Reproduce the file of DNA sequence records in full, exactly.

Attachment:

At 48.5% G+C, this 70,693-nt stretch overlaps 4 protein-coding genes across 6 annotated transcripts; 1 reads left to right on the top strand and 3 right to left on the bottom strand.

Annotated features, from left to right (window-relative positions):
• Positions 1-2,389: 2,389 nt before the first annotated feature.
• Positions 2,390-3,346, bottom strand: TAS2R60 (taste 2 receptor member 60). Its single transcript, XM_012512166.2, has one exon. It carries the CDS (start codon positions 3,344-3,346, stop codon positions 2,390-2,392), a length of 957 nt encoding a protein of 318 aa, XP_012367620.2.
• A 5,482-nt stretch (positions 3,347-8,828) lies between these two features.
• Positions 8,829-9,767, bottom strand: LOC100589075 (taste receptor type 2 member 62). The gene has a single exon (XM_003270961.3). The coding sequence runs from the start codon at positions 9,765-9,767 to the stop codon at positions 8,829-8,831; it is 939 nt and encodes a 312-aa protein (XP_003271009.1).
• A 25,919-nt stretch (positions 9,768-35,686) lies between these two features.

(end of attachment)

At 48.5% G+C, this 70,693-nt stretch overlaps 4 protein-coding genes across 6 annotated transcripts; 1 reads left to right on the top strand and 3 right to left on the bottom strand.

Annotated features, from left to right (window-relative positions):
• Positions 1-2,389: 2,389 nt before the first annotated feature.
• Positions 2,390-3,346, bottom strand: TAS2R60 (taste 2 receptor member 60). Its single transcript, XM_012512166.2, has one exon. It carries the CDS (start codon positions 3,344-3,346, stop codon positions 2,390-2,392), a length of 957 nt encoding a protein of 318 aa, XP_012367620.2.
• A 5,482-nt stretch (positions 3,347-8,828) lies between these two features.
• Positions 8,829-9,767, bottom strand: LOC100589075 (taste receptor type 2 member 62). The gene has a single exon (XM_003270961.3). The coding sequence runs from the start codon at positions 9,765-9,767 to the stop codon at positions 8,829-8,831; it is 939 nt and encodes a 312-aa protein (XP_003271009.1).
• A 25,919-nt stretch (positions 9,768-35,686) lies between these two features.